After about two weeks a young blond haired little boy came bounding on to our patio screaming “TJ, I found you!” and started hugging the cat. Of course I came out to meet him and he tearfully told me how TJ had gotten out of the house a few times, but this was the longest it took for him to find his cat. He told me that he lived on the other side of the condo complex and that this was the second cat they had that kept getting out. After a little while he bundled this big cat into his arms and took him home.

The next day TJ was back! And a little while later, so was the little boy. There were several repeats of this scenario, it worried me because the weather was beginning to turn frosty. Finally one day my next door neighbor, whose patio was next to mine, knocked on my front door to complain, she had an unbearable fear of cats (which I didn’t know about) and asked me to stop hosting this cat so close to where she had to walk (she also used her patio entrance primarily). It was clear that she regretted having to ask me but I also understood her fear.

When the little boy showed up again, like clockwork, I asked him for his home phone number and last name. While he played with TJ on the patio I went inside and called his mother. The phone call did NOT go as I expected.
·       The mom: No, he’s not getting out. I don’t want him anymore. (She then told me that she was upset that her son kept bringing him home) Besides, I’m planning on getting another kitten, I like kittens, not full grown cats.
·       Me: Look your son keeps coming here to find him. My neighbor is scared of cats…
·       The mom: (angrily) So just shoo him away! Eventually he’ll disappear. I know, this isn’t the first time I’ve had to do this.
·       Me: (my blood was boiling) Look you know that there are laws about letting animals run free and the association has rules about that as well.
·       The mom: (expletive deleted) Alright, I’ll be right over to get him to take him to the shelter to have him euthanized.
·       Me: Wait a minute! You don’t want this cat even though your son does? Tell you what, he is not yours anymore, he’s mine.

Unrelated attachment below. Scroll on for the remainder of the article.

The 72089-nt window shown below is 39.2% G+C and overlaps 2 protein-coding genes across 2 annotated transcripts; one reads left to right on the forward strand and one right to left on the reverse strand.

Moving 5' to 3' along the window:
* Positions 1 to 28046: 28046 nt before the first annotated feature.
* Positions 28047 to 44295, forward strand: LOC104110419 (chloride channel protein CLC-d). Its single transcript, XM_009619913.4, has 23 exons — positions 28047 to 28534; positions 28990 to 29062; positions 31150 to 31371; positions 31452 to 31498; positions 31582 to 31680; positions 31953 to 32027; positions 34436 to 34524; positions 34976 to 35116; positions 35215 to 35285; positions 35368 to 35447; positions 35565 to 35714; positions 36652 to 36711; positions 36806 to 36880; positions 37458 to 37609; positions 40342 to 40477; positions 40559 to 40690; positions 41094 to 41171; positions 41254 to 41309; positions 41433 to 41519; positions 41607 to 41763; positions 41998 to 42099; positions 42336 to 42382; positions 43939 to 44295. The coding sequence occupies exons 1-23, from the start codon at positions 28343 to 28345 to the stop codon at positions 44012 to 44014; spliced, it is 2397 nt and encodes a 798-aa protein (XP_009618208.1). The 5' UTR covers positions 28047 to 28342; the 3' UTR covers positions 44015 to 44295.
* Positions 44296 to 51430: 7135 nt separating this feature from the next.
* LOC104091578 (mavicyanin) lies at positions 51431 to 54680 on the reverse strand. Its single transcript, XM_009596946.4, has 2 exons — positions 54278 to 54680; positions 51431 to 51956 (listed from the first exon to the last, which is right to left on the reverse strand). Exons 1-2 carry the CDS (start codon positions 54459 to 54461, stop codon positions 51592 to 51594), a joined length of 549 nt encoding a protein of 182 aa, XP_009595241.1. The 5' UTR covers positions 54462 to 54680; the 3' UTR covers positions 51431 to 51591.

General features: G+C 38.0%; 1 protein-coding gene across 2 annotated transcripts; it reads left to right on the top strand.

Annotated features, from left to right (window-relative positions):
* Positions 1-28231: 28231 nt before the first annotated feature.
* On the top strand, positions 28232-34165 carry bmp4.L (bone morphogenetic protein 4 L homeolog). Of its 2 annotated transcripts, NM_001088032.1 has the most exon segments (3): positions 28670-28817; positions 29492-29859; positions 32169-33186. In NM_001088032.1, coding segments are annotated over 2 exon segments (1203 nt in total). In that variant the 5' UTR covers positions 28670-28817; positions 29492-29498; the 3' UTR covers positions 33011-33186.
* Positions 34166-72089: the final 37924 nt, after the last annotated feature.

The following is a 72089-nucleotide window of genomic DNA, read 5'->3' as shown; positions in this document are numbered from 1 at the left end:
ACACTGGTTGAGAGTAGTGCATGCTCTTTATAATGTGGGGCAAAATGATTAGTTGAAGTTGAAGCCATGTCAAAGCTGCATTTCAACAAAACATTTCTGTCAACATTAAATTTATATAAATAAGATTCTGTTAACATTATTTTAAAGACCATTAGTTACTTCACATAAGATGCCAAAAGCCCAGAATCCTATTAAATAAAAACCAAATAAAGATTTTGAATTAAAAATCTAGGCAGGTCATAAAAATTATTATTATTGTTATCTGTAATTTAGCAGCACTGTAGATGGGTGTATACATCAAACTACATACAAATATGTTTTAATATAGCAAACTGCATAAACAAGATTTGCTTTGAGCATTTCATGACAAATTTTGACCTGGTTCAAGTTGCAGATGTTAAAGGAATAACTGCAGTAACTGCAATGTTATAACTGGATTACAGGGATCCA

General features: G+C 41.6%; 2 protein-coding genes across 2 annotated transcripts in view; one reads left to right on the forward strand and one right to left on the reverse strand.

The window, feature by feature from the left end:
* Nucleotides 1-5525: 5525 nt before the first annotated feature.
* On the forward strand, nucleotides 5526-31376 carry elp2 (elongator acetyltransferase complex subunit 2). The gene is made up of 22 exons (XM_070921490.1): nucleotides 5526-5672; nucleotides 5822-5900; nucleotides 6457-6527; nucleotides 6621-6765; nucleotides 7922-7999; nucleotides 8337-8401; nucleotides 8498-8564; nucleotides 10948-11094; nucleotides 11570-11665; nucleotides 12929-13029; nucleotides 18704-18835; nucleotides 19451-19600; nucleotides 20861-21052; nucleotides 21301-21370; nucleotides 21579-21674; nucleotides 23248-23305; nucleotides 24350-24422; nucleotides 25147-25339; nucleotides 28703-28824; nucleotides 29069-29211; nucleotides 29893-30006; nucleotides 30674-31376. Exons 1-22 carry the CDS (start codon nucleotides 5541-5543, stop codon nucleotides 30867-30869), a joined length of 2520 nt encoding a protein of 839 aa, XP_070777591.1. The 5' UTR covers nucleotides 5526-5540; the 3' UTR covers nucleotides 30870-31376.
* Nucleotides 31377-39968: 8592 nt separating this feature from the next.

·       The mom: Hell no. You want him? You can’t steal him like that. He’s purebred Angora, I have his papers!
·       Me: Screw his papers. You’re going to come over to get your son and tell him you gave me the cat. And I better not ever hear that you went out and got another kitten. (I cut off her protest) You have five minutes to get here or I am calling the police, the humane society and then the association.
And that was how Peppe came to live with us… INDOORS.

Mark and I were still not convinced we wanted a third cat, but there was no way we would abandon him. BTW, as long as the woman lived there, I never heard of her getting any other pets.

My recently widowed mother had suffered a stroke after my dad’s death. She was in a facility receiving therapy and we had hopes she would one day be able to live in a nearby handicap-accessible accessible apartment. I remembered how much she enjoyed playing with my other cats so I asked her if she wanted one; she was excited at the idea. I brought Peppe to visit her one day and it was instant mutual love. Unfortunately my mom passed away before being able to leave the facility. Mark and I promised her that we would always love and take care of “her cat”. It wasn’t just my imagination, even the cat seemed to know she had passed.

Peppe guarding Jenni
I always referred to Peppe as my mom’s cat although we loved him just as much as our other two. We moved into a house with the three felines and started our family. Our first child, Jenni, was named for my mother, and I think Peppe knew that because, as far as he was concerned, she was his. He watched over her at night and played with her during the day. As toddlers often do, she got away with doing anything to that cat and I learned when I heard insane giggling he probably needed rescue, but he seemed to never mind. By the time our second child was born Peppe, along with his two feline brothers, watched over both kids.

Peppe soon developed severe kidney problems and required medication and eventually fluids (under the skin) which we were able to administer at home. An acquaintance commented that we should get rid of the cat, he was costing too much money, but Peppe was a family member (and I did ask the vet if he was suffering). We managed for a few years like that until Peppe seized and coded late one night — he had been a part of our lives for about a dozen years. We buried him in the backyard. My children stayed home from school that day and we lit a Sabbath candle (that burned for about an hour) and sat Shiva* for that hour to give each of us time to mourn Peppe’s passing; we’ve done the same routine for each subsequent loss.